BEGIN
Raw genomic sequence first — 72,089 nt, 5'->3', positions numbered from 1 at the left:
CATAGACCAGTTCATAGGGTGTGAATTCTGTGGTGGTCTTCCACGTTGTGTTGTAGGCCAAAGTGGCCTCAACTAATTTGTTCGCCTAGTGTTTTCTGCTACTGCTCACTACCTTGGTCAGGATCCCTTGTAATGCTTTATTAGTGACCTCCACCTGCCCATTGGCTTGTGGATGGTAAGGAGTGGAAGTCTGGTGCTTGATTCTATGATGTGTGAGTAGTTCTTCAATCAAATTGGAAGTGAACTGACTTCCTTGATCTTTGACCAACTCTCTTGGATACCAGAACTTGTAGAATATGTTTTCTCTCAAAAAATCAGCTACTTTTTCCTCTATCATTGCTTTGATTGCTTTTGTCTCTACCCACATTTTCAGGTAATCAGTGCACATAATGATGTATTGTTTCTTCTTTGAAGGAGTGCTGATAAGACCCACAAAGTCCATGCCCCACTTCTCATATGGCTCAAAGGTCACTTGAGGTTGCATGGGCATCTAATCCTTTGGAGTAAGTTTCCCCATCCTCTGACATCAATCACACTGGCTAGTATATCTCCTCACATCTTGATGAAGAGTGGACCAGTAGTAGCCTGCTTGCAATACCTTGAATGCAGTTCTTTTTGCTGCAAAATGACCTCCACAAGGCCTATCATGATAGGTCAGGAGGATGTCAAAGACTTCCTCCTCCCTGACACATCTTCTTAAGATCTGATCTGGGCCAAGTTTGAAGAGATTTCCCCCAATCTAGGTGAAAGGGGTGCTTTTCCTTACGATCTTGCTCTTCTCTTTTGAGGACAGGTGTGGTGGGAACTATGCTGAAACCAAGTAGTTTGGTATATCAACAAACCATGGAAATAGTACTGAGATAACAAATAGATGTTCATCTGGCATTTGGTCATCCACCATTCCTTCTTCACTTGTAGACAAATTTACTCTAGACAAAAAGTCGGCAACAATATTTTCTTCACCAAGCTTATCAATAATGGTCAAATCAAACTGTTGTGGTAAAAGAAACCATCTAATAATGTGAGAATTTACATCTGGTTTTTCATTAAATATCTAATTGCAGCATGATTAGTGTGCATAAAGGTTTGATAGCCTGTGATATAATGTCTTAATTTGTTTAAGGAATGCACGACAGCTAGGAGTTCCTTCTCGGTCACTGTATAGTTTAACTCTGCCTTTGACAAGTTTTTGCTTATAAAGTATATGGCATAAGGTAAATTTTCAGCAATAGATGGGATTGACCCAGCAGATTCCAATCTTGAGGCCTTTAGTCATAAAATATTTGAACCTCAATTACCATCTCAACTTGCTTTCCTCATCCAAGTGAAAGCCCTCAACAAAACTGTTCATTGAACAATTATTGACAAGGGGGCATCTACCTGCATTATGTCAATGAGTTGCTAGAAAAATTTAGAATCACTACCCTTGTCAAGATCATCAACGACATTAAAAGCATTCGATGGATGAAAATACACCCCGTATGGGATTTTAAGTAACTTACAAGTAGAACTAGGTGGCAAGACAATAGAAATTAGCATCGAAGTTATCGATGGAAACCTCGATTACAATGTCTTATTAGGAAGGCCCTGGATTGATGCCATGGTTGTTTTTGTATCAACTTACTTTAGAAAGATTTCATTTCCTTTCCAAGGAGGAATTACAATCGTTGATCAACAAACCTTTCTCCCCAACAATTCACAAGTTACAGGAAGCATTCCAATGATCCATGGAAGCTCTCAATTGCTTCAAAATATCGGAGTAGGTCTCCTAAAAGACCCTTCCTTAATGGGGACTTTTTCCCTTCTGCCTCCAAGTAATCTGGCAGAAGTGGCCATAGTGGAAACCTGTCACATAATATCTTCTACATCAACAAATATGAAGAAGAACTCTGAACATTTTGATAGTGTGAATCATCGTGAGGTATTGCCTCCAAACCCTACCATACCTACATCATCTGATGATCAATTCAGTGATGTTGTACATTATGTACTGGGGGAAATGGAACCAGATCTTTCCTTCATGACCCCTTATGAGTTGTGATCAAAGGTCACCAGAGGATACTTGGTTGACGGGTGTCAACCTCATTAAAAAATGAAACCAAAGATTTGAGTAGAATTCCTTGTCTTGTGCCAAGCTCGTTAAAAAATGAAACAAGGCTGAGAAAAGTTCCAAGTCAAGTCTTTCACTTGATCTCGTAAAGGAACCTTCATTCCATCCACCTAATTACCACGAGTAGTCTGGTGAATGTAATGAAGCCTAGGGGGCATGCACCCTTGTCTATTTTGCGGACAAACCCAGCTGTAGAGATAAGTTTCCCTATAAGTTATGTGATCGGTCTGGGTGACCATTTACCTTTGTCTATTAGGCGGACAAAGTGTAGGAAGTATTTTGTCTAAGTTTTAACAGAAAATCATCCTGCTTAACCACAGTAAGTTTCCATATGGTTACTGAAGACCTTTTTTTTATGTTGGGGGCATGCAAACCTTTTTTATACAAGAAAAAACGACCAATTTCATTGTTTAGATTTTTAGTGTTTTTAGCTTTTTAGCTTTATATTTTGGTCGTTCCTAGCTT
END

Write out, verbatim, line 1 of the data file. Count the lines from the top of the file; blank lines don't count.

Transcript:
Raw genomic sequence first — 72,089 nt, 5'->3', positions numbered from 1 at the left: